The manufacturing sector expanded last month at the fastest rate since November.
The Institute for Supply Management (ISM), a group of purchasing managers, said Friday that its manufacturing index rose to 57.1, up from 55.3 in June.
Any index measure above 50 reflects growth.
"After declining sharply in January, sentiment has gradually moved higher each month, with the sector rebounding from winter-related disruptions and slow growth in the first quarter of this year," said Chad Moutray, chief economist at the National Association of Manufacturers.
"These findings are largely consistent with other indicators showing manufacturers cautiously optimistic about the next six months," he said.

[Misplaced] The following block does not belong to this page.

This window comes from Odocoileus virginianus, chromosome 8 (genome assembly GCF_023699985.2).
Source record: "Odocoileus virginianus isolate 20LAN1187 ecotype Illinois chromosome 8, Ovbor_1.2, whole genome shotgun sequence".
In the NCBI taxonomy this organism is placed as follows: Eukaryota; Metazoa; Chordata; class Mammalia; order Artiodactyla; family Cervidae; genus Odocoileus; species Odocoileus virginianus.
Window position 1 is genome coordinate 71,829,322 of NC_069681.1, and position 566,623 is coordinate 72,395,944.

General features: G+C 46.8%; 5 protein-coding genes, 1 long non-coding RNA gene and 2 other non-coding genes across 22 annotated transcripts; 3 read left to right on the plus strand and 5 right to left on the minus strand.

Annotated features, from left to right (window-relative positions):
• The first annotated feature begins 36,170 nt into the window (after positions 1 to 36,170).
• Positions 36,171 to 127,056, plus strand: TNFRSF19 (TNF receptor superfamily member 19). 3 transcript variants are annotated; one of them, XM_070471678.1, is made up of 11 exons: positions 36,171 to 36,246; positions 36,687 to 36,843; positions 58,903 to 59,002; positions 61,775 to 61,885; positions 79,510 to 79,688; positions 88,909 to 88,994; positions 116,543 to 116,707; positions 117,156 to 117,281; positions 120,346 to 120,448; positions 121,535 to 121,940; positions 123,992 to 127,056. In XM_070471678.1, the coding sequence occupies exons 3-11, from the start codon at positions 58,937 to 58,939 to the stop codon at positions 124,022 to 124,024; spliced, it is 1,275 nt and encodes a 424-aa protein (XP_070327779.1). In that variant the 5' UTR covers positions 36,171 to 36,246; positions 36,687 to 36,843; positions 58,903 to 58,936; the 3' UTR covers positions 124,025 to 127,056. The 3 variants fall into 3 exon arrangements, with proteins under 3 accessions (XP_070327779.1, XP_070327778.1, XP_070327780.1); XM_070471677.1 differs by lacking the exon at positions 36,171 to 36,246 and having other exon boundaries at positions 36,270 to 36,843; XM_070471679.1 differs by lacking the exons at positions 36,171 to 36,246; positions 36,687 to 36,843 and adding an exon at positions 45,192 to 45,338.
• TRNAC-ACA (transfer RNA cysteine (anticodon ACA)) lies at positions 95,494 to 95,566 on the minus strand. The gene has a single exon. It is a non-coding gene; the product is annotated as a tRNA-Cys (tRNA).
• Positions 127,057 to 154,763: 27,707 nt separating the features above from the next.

The economy bounced back from a 2.1 percent contraction in the first quarter with 4 percent annual growth in the April-June quarter, according to a Commerce Department report this week.
Plus, employers added more than 200,000 jobs in July for the sixth straight month, the best streak since 1997.
In July, there were 209,000 jobs added and the unemployment rate rose to 6.2 percent as more people entered the job market.
The ISM report, showed that the production index increased to 61.2 from 60, the third straight month above 60.
New orders rose to 63.4, from 58.9, and employment pushed up to 58.2, from 52.8.
Friday's jobs report showed that manufacturers added 28,000 jobs in July.
A transportation equipment executive said, “business is still very good and we are very optimistic for the rest of the year" while a respondent from the computer industry said “overall business conditions still good in our industry.”
But there was some concern that “geopolitics still present a considerable risk as well as the European market.”
Meanwhile, exports fell to 53, from 54.5, while inventories fell to contracting, dropping to 48.5, from 53.